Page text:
Nobody contests the need to address the UN Sustainable Development Goals (SDGs): Zero hunger; Good health and well-being; Responsible consumption and production; and Climate action.
However, there is less agreement about how best to meet these challenges, particularly for agriculture.
There is lively debate between advocates of “agroecology”, and those who argue for deployment of the most advanced plant breeding and cultivation methods.
In my view, we cannot meet the SDGs without judicious deployment of the full range of crop improvement technologies.
Agriculture is in the eye of the storm. Agrichemicals reduce losses to pests and diseases but can have unintended consequences for non-target organisms.
Every tractor trip adds to the already-excessive CO2 levels in the atmosphere. Ploughing releases stored organic carbon into the atmosphere, while the destruction of forests for land cultivation has devastating consequences for wildlife and the atmosphere too.
Like it or not, extensive forms of agriculture for grain crops, like organic agriculture, are not the silver bullet.
They result in lower productivity per hectare than conventional, with or without more advanced methods using Genetically Modified Organisms.
If the world were to switch to organic agriculture, we would need even more land to produce the same amount of food.
"We cannot meet the SDGs without judicious deployment of the full range of crop improvement technologies"
The most devastating ecological impact of agriculture is the replacement of forests with land brought under human control to produce food for ourselves or our domestic animals.
Agriculture; we need less of it, not more of it. To achieve that, where we have agriculture, we must make it more productive, while minimising its environmental impact and making it more sustainable.
Pests, diseases and weeds can reduce yields by 50 percent or more. Agrichemicals are widely used to manage these challenges.
However, as unintended consequences of their widespread use become clear, policymakers have strengthened regulation of agrichemicals, particularly in Europe, creating new problems for farmers.
For example, neonicotinoid seed treatments are no longer permitted for controlling flea beetles in oil seed rape, resulting in reduced yields and prompting many farmers to switch to other crops.
In my lab, we aim to create a more durable and sustainable approach to disease control by replacing chemistry with genetics.
Plants have extremely powerful defence mechanisms against disease, but they only work if switched on early enough and this depends on them being able to detect the invading microorganism via dedicated receptors.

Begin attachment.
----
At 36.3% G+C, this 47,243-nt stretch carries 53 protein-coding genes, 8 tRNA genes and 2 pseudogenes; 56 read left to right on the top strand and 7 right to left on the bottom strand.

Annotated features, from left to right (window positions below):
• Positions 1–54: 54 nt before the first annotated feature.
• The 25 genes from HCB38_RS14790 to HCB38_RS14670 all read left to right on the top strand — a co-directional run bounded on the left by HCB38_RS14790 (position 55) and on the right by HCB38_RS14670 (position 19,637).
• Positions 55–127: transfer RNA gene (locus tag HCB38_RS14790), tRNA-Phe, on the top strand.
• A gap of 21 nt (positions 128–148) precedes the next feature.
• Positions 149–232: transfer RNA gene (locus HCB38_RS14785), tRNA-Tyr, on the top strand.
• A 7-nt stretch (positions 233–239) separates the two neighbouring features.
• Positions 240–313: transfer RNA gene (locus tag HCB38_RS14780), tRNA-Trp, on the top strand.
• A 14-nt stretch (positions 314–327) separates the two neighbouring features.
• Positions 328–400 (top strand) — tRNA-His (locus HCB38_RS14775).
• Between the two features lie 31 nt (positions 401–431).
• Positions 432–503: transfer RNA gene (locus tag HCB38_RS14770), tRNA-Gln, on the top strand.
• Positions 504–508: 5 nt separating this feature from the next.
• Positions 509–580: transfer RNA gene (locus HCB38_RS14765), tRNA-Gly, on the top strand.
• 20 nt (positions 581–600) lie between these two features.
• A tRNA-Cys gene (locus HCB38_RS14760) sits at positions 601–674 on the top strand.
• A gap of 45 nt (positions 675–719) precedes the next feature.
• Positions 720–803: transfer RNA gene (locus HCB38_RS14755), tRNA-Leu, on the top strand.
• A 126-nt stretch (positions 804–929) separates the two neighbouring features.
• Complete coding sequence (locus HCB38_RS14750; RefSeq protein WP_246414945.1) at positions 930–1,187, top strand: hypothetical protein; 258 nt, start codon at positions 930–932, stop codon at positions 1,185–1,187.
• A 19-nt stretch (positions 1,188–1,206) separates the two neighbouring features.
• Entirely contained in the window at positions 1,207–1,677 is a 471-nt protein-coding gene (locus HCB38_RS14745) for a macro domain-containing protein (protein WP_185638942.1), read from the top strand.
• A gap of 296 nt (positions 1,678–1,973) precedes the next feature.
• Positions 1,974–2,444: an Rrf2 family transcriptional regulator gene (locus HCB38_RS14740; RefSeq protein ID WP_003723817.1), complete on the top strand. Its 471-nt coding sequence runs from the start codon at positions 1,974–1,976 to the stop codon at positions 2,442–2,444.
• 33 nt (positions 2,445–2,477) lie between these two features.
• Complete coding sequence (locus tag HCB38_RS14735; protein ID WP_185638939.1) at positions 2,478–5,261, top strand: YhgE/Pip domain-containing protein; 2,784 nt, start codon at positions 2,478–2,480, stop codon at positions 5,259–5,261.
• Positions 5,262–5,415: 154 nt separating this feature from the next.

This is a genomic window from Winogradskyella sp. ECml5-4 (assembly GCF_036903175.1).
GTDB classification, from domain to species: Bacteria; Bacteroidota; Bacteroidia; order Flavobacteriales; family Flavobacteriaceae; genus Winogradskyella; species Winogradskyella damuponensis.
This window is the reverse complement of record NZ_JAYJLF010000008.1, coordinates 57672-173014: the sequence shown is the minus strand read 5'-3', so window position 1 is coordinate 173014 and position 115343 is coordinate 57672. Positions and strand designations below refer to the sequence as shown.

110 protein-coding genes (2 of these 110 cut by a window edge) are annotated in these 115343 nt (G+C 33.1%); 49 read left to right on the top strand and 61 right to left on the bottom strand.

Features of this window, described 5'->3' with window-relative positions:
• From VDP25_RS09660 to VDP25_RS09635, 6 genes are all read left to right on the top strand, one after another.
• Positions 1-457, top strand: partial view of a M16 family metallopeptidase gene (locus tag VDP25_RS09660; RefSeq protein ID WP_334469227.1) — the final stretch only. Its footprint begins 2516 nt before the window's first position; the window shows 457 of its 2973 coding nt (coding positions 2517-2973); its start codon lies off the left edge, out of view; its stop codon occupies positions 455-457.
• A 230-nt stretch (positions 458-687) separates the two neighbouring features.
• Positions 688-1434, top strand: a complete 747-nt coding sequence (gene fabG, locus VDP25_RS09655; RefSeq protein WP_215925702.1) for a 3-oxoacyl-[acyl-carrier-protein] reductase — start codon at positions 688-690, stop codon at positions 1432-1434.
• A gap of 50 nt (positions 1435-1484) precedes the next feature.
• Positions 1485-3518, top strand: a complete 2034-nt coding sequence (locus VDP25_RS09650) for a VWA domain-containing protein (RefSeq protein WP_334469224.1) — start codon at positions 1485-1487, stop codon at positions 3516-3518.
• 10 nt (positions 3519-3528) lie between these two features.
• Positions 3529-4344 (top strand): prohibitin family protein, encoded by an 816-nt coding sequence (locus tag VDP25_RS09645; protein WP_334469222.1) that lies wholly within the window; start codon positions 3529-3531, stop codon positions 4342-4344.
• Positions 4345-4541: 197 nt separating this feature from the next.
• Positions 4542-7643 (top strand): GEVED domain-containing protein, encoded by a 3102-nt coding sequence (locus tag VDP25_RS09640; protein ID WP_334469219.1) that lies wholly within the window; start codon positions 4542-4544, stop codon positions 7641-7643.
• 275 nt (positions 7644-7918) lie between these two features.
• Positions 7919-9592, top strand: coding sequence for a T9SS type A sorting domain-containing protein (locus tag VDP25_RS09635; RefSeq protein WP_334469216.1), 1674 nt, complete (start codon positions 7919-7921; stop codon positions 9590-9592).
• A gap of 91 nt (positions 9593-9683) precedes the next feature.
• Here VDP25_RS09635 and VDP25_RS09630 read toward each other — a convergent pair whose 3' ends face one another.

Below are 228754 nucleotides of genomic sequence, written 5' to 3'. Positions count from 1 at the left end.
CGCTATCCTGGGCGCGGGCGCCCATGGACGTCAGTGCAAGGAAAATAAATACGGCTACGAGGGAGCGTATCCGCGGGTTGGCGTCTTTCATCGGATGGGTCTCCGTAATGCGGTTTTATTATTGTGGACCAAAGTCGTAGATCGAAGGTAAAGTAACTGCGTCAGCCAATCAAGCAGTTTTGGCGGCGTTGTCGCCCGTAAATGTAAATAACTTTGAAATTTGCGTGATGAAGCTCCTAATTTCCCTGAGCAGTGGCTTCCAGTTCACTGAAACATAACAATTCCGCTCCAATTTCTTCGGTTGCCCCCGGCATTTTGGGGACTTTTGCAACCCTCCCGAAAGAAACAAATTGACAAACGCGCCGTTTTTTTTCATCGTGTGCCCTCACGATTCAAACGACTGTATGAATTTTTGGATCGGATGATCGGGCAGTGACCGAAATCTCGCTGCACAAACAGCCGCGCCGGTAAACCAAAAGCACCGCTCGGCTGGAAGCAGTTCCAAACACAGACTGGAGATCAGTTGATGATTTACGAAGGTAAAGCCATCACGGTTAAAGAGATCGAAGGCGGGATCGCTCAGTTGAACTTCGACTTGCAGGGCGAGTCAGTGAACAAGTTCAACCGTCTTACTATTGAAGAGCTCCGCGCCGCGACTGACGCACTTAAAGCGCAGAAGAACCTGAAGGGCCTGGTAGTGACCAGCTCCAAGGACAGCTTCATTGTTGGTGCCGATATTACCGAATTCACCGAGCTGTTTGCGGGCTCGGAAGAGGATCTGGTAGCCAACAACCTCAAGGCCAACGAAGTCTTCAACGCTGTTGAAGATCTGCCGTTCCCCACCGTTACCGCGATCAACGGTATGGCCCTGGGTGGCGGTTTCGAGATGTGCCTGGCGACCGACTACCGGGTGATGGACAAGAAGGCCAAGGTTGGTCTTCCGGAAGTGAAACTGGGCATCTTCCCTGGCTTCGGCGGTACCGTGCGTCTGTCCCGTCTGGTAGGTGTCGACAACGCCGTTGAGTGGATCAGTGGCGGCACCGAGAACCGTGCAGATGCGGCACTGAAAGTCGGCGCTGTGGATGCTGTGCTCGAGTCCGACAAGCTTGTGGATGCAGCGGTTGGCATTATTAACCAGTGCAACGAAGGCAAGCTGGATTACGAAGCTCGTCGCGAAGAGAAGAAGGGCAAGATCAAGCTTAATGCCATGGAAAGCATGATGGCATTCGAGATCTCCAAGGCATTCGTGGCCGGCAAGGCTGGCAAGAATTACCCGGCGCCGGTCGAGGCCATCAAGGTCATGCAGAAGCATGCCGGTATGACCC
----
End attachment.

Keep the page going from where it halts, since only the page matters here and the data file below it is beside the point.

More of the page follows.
Plant genomes typically carry hundreds or thousands of different genes for these receptors, but these receptors have tremendous heritable genetic variation, both within and between plant species.
Using the advances in our understanding of plant genes and genomes of the last 40 years (much of it funded by the EU), it is now feasible to identify unique receptors in wild relatives of our crops that recognise important diseases, and move these receptors into crop species, allowing us to create disease resistant varieties.
For example, by moving three genes from wild relatives into potato, we have come up with a potato variety immune to late blight, the cause of the Irish potato famine of the 1840s and which currently requires 10 – 15 sprays per year.
Others have created wheat lines immune to the devastating wheat stem rust disease (see www.2blades.org). There is just one problem; we used the method known as genetic modification (GM) to move genes from one plant to another, and so these lines are subject to an excessive regulatory burden.
Others, such as Dirk Inzé, scientific director of the VIB Centre for Plant Systems Biology, have made the case that current regulation of novel plant gene editing methods, under the original GM regulations that date back to 1999, is irrational, disadvantageous to European science and technology, and renders European farmers uncompetitive.
"If the world were to switch to organic agriculture, we would need even more land to produce the same amount of food"
This European posture also damages the interests of African countries who tend to follow European leads on regulation of agricultural technologies.
These regulations also damage Europe by making it near-impossible to use the method to replace chemistry with genetics, to enhance agricultural sustainability and help meet the SDGs.
When I started to use GM in 1983, we did wonder whether its use carried unknown risks. We wonder no more.
There is no credible mechanism by which the GM method itself creates environmental or human health risks; this is not just my judgement, but that of every learned society that has evaluated the question.
However, each deployment of the method requires assessment on a case-by-case basis for its utility and scope for unintended consequences.
For example, it’s possible to use genes from sorghum to increase resistance in Brassica to flea beetle, but this involves production of dhurrin which could reduce the utility of the meal for animal feed.
Europe needs to re-evaluate its position on advancing the UN sustainable development goals using the GM method.
Current legislation not only abolishes Europe’s capacity to make the most of recent dramatic advances in gene editing to improve agricultural sustainability, but it also prevents us from enhancing crop disease resistance by moving receptor genes between plant species.
Does the EU really think it is in the best interest of our citizens that we continue to rely on agrichemicals when we could avoid doing or at least reduce doing so by embracing GM methods?